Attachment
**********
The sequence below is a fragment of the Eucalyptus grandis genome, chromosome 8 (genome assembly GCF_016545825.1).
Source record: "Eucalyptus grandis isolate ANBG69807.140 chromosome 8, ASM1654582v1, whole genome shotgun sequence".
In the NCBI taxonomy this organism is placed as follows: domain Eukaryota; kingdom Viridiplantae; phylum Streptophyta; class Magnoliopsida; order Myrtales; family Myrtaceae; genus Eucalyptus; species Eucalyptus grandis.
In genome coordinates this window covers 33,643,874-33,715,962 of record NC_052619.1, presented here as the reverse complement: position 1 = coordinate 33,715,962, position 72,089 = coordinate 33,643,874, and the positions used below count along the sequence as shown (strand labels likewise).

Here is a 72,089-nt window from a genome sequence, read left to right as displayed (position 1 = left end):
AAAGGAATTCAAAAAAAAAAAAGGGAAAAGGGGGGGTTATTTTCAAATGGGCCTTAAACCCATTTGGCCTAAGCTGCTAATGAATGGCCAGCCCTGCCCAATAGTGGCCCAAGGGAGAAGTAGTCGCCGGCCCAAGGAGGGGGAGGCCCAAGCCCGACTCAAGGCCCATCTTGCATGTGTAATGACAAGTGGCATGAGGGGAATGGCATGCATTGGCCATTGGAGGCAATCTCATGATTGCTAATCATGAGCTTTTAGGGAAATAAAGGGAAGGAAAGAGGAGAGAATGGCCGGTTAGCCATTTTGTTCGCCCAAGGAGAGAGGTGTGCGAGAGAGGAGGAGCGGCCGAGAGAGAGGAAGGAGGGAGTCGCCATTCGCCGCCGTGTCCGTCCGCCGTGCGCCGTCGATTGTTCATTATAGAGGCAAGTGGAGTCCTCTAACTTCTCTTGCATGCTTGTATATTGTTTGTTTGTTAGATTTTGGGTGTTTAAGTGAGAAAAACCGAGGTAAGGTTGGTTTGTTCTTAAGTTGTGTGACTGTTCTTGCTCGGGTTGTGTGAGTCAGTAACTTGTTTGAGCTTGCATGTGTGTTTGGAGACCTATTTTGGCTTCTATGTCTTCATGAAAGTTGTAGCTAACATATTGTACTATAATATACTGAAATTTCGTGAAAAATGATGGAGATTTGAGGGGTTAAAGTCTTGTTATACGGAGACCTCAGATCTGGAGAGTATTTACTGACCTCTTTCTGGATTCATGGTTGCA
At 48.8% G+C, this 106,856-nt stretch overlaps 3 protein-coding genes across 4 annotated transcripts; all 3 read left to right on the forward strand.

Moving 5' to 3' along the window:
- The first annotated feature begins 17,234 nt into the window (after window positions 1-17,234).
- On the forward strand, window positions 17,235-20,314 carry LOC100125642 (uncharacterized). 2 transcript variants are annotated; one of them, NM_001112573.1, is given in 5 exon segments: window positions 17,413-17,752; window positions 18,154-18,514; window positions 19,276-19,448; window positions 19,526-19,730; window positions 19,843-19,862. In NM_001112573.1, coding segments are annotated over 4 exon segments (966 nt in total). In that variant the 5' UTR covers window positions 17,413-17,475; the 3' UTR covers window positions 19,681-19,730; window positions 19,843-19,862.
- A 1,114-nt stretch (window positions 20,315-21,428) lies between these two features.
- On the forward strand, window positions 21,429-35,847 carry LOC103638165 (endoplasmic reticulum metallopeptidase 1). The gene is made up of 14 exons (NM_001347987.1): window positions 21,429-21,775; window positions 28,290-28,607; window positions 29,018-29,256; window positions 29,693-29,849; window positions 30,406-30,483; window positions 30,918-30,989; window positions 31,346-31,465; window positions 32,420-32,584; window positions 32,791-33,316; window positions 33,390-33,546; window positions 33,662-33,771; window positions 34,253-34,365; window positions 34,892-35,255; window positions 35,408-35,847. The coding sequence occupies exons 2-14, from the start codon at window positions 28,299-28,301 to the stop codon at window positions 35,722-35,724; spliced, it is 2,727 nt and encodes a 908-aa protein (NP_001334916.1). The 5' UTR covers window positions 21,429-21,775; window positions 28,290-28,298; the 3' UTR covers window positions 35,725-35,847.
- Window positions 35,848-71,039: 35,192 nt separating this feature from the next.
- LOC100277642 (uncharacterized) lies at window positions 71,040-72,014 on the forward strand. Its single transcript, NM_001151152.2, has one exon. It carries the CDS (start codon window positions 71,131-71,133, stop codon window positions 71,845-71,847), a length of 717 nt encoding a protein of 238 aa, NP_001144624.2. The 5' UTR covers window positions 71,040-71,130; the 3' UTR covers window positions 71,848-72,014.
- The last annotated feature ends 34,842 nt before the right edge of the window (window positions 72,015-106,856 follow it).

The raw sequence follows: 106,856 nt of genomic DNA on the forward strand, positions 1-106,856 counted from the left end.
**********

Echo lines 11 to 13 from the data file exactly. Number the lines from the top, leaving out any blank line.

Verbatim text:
- A 1,114-nt stretch (window positions 20,315-21,428) lies between these two features.
- On the forward strand, window positions 21,429-35,847 carry LOC103638165 (endoplasmic reticulum metallopeptidase 1). The gene is made up of 14 exons (NM_001347987.1): window positions 21,429-21,775; window positions 28,290-28,607; window positions 29,018-29,256; window positions 29,693-29,849; window positions 30,406-30,483; window positions 30,918-30,989; window positions 31,346-31,465; window positions 32,420-32,584; window positions 32,791-33,316; window positions 33,390-33,546; window positions 33,662-33,771; window positions 34,253-34,365; window positions 34,892-35,255; window positions 35,408-35,847. The coding sequence occupies exons 2-14, from the start codon at window positions 28,299-28,301 to the stop codon at window positions 35,722-35,724; spliced, it is 2,727 nt and encodes a 908-aa protein (NP_001334916.1). The 5' UTR covers window positions 21,429-21,775; window positions 28,290-28,298; the 3' UTR covers window positions 35,725-35,847.
- Window positions 35,848-71,039: 35,192 nt separating this feature from the next.